A box of pączki. Breana Noble | Col­legian


Fat Tuesday in Michigan is just that with pączki.

Packed with sugar, butter, and lard, these Polish “packages” are special doughnuts stuffed with cream or fruit. At this time of year, bak­eries mostly in the Midwest sell the pas­tries, a tra­dition born from the large number of Polish immi­grants who came to cities such as Detroit and Chicago decades ago.

“The Polish brought it here, and it’s fos­tered and grown into a tra­dition,” said Greg Kowalski, the chairman of the his­torical com­mission of Ham­tramck, Michigan, a 2 square-mile city sur­rounded by Detroit that is known for its Pączki Day cel­e­bration.

The holiday marks the final day before Ash Wednesday. Tra­di­tionally, people in Poland would make the doughnuts to use up any rich ingre­dients prior to the beginning of the Lenten fasting season.

Today, many people still cel­e­brate Mardi Gras with the dessert, even lining up at 2 or 3 a.m. in the morning outside bak­eries as they have since the 1910s.

To pre­serve the tra­dition, Ham­tramck began a fes­tival in honor of Pączki Day, com­plete with a parade and a 5K run in which par­tic­i­pants cross the finish line to receive the doughnut and a beer. Ham­tramck once had the second largest Polish pop­u­lation in the United States, though now it is the most diverse city in Michigan, according to Kowalski.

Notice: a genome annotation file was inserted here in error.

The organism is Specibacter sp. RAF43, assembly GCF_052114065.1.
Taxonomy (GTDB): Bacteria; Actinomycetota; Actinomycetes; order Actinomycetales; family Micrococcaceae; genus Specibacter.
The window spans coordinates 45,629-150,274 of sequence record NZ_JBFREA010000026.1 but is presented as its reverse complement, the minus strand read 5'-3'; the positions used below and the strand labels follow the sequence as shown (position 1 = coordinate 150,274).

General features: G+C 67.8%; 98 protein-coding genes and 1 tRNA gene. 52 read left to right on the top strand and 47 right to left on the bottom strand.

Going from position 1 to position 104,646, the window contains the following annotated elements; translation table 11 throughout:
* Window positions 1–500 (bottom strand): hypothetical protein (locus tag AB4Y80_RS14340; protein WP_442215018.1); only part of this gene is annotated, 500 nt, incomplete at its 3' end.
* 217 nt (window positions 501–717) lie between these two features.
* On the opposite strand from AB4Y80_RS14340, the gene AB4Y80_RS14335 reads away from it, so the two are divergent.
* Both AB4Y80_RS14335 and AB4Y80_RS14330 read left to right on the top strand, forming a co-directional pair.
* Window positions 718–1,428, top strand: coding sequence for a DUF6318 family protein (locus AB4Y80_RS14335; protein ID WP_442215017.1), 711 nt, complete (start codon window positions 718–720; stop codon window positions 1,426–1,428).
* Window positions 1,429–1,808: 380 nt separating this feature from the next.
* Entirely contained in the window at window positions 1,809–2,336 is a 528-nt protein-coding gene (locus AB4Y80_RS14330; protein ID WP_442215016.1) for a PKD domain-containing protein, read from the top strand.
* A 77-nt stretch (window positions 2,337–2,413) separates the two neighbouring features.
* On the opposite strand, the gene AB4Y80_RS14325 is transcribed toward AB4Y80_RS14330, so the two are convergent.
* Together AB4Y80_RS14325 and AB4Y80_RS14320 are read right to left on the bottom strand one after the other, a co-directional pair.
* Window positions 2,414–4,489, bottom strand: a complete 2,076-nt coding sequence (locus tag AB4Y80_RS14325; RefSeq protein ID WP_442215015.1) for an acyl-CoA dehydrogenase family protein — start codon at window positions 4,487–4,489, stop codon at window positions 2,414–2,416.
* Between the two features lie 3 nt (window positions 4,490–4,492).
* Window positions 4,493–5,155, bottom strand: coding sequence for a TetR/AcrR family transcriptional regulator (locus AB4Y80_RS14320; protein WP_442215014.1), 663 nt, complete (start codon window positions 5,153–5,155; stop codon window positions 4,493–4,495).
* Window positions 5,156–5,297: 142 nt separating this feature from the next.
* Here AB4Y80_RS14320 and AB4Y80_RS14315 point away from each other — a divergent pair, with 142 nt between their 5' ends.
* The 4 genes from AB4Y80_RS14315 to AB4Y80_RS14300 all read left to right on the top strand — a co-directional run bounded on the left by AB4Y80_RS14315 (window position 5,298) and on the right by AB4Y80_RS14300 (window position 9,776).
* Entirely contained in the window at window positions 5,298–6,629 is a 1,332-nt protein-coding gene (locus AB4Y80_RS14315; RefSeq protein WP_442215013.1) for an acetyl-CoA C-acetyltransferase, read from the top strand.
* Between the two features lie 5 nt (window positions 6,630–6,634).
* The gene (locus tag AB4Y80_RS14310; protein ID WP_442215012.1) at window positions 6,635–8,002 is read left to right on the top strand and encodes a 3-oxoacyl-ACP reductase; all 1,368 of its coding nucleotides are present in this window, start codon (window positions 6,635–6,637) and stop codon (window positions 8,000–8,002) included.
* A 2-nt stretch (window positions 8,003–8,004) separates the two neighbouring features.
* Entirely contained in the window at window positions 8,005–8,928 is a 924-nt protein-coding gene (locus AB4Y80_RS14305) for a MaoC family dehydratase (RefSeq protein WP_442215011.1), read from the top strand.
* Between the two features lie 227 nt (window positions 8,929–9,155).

“Bak­eries go crazy and are open all night,” Kowalski said. “People will line up outside them, even when it’s below zero.”

Hills­dalians can pur­chase pączki, too. Kroger, Market House, and Wal-Mart all are selling pączki now, and the Jonesville Bakery will do so on Monday and Tuesday.

Kroger also is holding pączki “engagement events” for people cus­tomize the flavors in a box of four pączki at 10 a.m. to 4 p.m. on Sunday, 8 a.m. to 8 p.m. on Monday, and 6 a.m. to 4 p.m. on Tuesday.

Kowalski, however, insisted that there is nothing like a Ham­tramck pączek.

“We’ve got the rep­u­tation,” he said. “They’ve got to be packed with like 1,000 calories.”

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Breana Noble
Breana Noble is The Collegian's Editor-in-Chief. She is a born and raised Michigander and studies politics and journalism. This summer, Breana interned in New York City at TheStreet, a business and finance news website. She has previously worked for The Detroit News, The American Spectator, and Newsmax Media. She eventually hopes to pursue a career in investigative journalism. email: | twitter: @RightandNoble